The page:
Achievement is good. Children make good progress in the Foundation Stage and most reach the goals expected for their age. Results in the 2005 national tests at the end of Year 2 were broadly average but standards have improved significantly in 2006. In the 2005 tests, standards at the end of Year 6 were above average in English, mathematics and science. In 2006, pupils did even better particularly in English and science. The more able pupils achieved well, although in mathematics significantly fewer reached the highest level and some did not achieve as well as they might. Whilst small numbers taking the tests can lead to fluctuations in overall standards, school targets were largely met and the school's own tracking data indicates a clear upward trend. Pupils with learning difficulties make good progress. This is because they receive effective additional support. Standards and pupils' achievements in ICT are good and have improved well since the previous inspection.
Personal development and well-being
Pupils' spiritual, moral, social and cultural development is outstanding. As a result, pupils respect the opinions and beliefs of others and know that their views will be valued. Behaviour is outstanding and pupils are polite and courteous. As one pupil said 'we laugh with people not at them'. Pupils enjoy school and this is reflected in their good attendance and punctuality. They say that they feel free from harassment, racism and bullying and speak highly of the support they receive. Pupils have high aspirations for their future and a strong work ethic. They have good literacy, numeracy and ICT skills and work well as part of a group. This provides them extremely well for their future economic well-being. The school council has a positive voice in school improvement and has, for example, introduced a 'worry box' where pupils can express any concerns they may have. Pupils understand the benefits of a healthy lifestyle and enjoy regular physical exercise.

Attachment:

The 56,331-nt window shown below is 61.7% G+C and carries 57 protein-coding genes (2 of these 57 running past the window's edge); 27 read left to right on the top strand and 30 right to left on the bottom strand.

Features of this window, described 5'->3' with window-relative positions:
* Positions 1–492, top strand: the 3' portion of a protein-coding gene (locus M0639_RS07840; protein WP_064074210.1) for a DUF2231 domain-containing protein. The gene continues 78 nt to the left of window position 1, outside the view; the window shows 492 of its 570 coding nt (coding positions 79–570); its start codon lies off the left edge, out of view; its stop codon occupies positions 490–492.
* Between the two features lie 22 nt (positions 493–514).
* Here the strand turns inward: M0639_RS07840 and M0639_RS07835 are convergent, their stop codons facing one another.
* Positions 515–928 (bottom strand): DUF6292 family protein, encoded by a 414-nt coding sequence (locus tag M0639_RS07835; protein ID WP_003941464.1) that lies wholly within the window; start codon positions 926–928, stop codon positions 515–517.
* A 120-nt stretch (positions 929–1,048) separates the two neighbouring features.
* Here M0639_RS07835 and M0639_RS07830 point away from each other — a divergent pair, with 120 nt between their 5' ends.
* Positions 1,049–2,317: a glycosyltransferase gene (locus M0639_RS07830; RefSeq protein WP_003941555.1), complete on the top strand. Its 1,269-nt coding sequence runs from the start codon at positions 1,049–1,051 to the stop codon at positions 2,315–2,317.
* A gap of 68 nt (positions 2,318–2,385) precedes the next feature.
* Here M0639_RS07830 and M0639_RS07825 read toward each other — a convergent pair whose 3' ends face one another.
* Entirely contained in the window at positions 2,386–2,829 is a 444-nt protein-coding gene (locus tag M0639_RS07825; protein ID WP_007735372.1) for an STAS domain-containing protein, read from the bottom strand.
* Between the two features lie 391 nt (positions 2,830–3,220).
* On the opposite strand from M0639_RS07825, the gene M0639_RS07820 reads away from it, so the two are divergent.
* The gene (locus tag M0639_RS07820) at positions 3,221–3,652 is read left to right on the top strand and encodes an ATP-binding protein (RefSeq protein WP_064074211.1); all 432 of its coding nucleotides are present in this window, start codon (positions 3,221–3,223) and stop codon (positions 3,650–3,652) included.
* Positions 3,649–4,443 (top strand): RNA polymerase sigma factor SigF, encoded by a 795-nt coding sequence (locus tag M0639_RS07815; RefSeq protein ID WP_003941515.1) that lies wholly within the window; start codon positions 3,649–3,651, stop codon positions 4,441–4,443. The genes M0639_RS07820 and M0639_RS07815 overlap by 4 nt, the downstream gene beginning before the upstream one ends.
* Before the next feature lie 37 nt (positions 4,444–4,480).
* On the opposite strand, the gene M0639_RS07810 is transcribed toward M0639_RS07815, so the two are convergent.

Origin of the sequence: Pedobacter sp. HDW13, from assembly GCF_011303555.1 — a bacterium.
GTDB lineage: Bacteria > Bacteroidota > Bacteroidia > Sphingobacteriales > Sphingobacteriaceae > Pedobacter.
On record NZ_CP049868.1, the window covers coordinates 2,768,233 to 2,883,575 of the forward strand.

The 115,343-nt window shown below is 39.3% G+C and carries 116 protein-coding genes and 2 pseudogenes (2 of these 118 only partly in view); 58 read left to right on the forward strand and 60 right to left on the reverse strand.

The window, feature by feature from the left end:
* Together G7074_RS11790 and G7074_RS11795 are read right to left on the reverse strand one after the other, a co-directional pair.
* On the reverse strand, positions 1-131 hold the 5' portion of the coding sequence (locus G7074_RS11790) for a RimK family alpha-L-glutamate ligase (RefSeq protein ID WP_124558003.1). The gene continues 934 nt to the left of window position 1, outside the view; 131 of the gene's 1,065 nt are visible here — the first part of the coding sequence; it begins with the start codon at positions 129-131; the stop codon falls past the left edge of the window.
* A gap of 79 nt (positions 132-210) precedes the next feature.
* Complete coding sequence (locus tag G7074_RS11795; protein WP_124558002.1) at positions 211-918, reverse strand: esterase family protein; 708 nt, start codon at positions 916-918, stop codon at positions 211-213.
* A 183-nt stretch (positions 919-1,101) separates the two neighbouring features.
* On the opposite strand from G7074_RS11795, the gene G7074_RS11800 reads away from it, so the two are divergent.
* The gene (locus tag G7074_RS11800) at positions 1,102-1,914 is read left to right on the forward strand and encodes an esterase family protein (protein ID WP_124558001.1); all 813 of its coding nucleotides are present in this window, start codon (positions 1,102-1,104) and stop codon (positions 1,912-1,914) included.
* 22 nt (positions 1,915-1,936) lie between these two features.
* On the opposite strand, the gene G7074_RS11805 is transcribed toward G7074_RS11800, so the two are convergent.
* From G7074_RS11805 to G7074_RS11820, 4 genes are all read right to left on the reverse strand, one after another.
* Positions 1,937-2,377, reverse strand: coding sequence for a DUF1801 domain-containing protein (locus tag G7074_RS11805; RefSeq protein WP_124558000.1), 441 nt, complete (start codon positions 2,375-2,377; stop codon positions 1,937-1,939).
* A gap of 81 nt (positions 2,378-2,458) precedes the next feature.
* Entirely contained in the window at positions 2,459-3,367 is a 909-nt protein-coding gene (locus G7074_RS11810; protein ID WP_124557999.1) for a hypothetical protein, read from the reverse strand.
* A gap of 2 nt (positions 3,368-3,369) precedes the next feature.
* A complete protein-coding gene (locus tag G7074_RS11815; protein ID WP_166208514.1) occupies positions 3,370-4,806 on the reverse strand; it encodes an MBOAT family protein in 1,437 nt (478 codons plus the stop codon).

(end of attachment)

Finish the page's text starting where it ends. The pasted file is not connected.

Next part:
Quality of provision